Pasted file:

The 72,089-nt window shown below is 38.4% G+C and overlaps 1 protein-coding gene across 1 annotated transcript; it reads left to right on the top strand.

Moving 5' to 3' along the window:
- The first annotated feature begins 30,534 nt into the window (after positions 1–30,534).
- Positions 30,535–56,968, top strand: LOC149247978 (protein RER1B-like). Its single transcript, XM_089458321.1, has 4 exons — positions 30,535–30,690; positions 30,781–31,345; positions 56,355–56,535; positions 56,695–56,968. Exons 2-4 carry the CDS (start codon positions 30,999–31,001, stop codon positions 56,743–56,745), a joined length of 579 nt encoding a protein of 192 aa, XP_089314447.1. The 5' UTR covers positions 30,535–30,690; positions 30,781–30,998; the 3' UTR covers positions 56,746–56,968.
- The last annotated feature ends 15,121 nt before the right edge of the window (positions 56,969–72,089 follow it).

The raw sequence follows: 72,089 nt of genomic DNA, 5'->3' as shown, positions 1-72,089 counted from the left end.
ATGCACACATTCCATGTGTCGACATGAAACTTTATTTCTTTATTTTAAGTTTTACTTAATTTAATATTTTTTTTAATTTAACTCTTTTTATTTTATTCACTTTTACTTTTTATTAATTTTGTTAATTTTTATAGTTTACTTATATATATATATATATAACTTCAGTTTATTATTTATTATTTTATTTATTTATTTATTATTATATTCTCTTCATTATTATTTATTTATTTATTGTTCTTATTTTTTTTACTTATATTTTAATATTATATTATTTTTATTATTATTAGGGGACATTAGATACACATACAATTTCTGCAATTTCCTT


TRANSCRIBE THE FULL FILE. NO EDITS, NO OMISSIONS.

The 72,089-nt window shown below is 38.4% G+C and overlaps 1 protein-coding gene across 1 annotated transcript; it reads left to right on the top strand.

Moving 5' to 3' along the window:
- The first annotated feature begins 30,534 nt into the window (after positions 1–30,534).
- Positions 30,535–56,968, top strand: LOC149247978 (protein RER1B-like). Its single transcript, XM_089458321.1, has 4 exons — positions 30,535–30,690; positions 30,781–31,345; positions 56,355–56,535; positions 56,695–56,968. Exons 2-4 carry the CDS (start codon positions 30,999–31,001, stop codon positions 56,743–56,745), a joined length of 579 nt encoding a protein of 192 aa, XP_089314447.1. The 5' UTR covers positions 30,535–30,690; positions 30,781–30,998; the 3' UTR covers positions 56,746–56,968.
- The last annotated feature ends 15,121 nt before the right edge of the window (positions 56,969–72,089 follow it).

The raw sequence follows: 72,089 nt of genomic DNA, 5'->3' as shown, positions 1-72,089 counted from the left end.
ATGCACACATTCCATGTGTCGACATGAAACTTTATTTCTTTATTTTAAGTTTTACTTAATTTAATATTTTTTTTAATTTAACTCTTTTTATTTTATTCACTTTTACTTTTTATTAATTTTGTTAATTTTTATAGTTTACTTATATATATATATATATAACTTCAGTTTATTATTTATTATTTTATTTATTTATTTATTATTATATTCTCTTCATTATTATTTATTTATTTATTGTTCTTATTTTTTTTACTTATATTTTAATATTATATTATTTTTATTATTATTAGGGGACATTAGATACACATACAATTTCTGCAATTTCCTT